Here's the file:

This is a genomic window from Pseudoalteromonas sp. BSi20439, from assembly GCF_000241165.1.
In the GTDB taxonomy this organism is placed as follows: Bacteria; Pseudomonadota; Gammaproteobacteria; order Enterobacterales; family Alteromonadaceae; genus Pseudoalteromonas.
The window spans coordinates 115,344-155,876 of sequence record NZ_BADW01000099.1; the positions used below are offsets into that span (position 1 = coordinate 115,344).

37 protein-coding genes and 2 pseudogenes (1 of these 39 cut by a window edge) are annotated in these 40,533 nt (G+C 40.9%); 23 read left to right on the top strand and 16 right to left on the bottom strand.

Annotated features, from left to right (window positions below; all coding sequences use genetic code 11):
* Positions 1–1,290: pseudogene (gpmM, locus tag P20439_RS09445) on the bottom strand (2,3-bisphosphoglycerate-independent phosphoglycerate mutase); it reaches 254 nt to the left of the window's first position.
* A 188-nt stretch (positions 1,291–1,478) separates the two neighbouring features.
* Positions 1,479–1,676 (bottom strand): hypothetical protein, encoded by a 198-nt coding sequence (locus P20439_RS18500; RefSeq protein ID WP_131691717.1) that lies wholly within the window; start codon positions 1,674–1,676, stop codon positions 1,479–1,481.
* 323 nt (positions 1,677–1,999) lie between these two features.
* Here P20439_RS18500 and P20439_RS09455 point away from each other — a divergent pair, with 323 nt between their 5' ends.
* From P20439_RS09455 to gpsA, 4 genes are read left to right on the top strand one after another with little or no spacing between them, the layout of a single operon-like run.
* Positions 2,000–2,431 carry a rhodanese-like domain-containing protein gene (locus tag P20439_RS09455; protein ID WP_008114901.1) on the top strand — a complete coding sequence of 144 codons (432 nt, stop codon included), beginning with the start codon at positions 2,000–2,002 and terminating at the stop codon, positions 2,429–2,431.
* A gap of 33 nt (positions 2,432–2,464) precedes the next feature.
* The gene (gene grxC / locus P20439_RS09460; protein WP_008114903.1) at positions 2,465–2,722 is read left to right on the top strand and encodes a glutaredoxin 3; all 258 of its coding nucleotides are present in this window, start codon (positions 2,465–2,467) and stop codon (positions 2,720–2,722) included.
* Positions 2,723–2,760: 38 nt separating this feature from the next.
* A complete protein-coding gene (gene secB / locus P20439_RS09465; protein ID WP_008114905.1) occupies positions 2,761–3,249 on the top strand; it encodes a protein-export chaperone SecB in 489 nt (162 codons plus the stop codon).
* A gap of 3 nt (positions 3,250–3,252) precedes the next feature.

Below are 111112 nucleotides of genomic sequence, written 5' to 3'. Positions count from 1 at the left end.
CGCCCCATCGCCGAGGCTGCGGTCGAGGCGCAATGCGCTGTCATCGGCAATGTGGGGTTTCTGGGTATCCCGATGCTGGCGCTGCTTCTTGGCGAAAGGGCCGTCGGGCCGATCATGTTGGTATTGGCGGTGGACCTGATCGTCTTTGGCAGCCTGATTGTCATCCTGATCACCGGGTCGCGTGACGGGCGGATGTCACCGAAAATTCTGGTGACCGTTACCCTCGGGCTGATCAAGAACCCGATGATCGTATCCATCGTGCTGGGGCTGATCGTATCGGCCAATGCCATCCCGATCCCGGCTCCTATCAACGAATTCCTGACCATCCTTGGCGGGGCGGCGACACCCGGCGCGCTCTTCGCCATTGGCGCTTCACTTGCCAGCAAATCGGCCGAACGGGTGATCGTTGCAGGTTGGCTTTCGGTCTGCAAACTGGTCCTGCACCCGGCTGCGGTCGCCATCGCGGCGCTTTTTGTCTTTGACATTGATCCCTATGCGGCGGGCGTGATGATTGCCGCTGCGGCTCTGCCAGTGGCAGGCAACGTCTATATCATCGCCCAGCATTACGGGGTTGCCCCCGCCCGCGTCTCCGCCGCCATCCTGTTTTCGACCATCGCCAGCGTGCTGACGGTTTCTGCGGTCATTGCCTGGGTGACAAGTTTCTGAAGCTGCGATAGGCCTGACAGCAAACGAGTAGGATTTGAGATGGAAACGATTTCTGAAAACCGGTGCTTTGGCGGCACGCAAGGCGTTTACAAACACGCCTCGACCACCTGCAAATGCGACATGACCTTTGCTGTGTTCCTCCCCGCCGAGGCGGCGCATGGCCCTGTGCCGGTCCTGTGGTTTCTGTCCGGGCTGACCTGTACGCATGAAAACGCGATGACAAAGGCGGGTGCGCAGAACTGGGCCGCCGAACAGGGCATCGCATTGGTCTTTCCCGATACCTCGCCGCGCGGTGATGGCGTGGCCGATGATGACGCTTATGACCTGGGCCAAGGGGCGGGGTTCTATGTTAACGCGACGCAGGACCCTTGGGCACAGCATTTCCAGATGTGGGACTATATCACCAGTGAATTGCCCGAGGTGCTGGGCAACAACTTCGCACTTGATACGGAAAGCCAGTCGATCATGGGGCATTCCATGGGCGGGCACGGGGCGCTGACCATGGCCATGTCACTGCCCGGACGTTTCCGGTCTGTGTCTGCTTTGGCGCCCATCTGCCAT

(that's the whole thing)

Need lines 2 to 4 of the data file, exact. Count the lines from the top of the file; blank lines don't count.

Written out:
In the GTDB taxonomy this organism is placed as follows: Bacteria; Pseudomonadota; Gammaproteobacteria; order Enterobacterales; family Alteromonadaceae; genus Pseudoalteromonas.
The window spans coordinates 115,344-155,876 of sequence record NZ_BADW01000099.1; the positions used below are offsets into that span (position 1 = coordinate 115,344).

37 protein-coding genes and 2 pseudogenes (1 of these 39 cut by a window edge) are annotated in these 40,533 nt (G+C 40.9%); 23 read left to right on the top strand and 16 right to left on the bottom strand.